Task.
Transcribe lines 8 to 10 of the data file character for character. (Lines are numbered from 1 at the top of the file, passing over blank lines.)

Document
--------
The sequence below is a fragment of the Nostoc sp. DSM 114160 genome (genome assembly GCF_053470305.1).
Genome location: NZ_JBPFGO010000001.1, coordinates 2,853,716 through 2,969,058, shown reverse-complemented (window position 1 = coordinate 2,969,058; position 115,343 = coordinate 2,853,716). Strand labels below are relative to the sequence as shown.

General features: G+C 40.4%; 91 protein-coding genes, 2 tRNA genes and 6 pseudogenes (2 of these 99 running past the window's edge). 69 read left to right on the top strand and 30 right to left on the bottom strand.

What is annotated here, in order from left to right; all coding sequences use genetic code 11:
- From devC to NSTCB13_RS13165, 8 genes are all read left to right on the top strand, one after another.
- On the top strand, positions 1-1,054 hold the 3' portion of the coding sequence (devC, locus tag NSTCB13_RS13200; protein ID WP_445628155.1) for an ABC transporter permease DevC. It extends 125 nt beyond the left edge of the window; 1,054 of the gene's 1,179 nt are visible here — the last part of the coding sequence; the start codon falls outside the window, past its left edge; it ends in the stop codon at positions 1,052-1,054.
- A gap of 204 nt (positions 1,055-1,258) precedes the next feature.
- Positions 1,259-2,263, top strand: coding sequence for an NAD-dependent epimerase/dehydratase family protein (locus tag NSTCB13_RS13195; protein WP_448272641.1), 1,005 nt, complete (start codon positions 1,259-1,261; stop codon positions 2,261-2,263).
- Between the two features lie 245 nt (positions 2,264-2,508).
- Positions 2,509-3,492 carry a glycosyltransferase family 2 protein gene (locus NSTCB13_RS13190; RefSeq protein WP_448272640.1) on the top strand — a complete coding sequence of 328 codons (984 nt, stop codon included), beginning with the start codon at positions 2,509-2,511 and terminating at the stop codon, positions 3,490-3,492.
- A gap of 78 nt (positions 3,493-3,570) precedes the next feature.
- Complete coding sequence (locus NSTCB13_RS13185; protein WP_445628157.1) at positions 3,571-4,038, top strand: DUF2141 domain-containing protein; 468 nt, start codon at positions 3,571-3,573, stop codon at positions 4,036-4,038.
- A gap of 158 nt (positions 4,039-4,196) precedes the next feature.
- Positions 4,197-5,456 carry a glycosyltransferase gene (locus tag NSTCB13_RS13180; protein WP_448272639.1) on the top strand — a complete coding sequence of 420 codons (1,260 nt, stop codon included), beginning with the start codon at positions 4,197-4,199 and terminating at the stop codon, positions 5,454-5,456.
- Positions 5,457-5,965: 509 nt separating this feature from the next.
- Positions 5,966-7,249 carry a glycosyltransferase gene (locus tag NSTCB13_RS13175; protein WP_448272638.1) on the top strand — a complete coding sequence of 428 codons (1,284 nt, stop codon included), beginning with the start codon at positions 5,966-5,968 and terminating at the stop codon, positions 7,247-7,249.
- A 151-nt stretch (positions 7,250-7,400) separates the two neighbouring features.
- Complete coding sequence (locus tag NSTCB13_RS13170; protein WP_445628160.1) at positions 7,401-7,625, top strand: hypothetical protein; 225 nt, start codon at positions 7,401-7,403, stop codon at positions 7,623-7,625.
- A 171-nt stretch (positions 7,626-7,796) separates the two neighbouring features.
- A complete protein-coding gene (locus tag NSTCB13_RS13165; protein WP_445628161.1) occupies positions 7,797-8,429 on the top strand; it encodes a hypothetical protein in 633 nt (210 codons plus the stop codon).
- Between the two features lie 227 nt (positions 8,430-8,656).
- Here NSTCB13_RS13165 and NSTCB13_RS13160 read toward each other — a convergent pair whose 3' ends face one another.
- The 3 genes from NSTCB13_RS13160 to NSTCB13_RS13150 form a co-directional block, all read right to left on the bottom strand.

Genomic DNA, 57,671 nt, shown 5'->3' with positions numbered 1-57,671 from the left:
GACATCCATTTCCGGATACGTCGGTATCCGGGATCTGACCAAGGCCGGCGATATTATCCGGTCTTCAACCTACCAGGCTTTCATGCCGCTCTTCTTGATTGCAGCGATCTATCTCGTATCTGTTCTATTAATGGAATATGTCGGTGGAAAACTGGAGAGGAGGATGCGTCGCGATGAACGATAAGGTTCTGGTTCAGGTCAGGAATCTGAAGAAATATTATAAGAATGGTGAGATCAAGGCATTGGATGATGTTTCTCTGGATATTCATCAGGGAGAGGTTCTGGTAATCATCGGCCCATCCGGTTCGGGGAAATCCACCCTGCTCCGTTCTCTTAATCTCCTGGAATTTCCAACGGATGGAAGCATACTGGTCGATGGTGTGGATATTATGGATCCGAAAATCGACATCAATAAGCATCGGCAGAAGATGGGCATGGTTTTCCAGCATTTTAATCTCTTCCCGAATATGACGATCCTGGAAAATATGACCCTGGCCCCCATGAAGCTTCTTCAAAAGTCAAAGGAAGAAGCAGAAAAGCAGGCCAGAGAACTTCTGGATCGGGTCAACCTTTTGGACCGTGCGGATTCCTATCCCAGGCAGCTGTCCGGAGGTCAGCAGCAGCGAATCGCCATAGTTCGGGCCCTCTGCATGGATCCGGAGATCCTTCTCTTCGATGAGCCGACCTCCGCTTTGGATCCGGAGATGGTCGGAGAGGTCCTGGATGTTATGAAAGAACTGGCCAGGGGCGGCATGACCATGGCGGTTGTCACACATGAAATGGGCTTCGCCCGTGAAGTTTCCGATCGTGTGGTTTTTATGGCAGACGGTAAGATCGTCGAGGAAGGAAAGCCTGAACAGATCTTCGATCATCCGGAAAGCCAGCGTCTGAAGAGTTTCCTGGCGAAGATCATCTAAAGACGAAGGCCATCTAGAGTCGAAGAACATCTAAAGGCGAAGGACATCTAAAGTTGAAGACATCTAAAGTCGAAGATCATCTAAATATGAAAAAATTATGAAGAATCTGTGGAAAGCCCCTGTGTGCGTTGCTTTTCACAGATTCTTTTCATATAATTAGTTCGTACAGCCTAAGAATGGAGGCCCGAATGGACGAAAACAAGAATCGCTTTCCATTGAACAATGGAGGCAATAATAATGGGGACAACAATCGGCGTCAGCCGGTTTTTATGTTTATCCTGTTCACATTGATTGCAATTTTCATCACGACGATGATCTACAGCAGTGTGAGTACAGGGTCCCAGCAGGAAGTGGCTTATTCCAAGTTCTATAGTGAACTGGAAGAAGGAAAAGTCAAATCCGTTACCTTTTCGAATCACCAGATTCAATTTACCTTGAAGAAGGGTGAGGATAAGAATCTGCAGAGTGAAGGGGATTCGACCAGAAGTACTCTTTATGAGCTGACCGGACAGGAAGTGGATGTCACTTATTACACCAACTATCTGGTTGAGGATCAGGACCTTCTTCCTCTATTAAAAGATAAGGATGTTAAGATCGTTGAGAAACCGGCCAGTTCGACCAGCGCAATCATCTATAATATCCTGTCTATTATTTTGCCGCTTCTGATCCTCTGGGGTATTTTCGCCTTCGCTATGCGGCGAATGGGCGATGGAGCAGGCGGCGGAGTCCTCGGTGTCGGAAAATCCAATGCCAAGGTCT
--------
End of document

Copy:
- Positions 1,259-2,263, top strand: coding sequence for an NAD-dependent epimerase/dehydratase family protein (locus tag NSTCB13_RS13195; protein WP_448272641.1), 1,005 nt, complete (start codon positions 1,259-1,261; stop codon positions 2,261-2,263).
- Between the two features lie 245 nt (positions 2,264-2,508).
- Positions 2,509-3,492 carry a glycosyltransferase family 2 protein gene (locus NSTCB13_RS13190; RefSeq protein WP_448272640.1) on the top strand — a complete coding sequence of 328 codons (984 nt, stop codon included), beginning with the start codon at positions 2,509-2,511 and terminating at the stop codon, positions 3,490-3,492.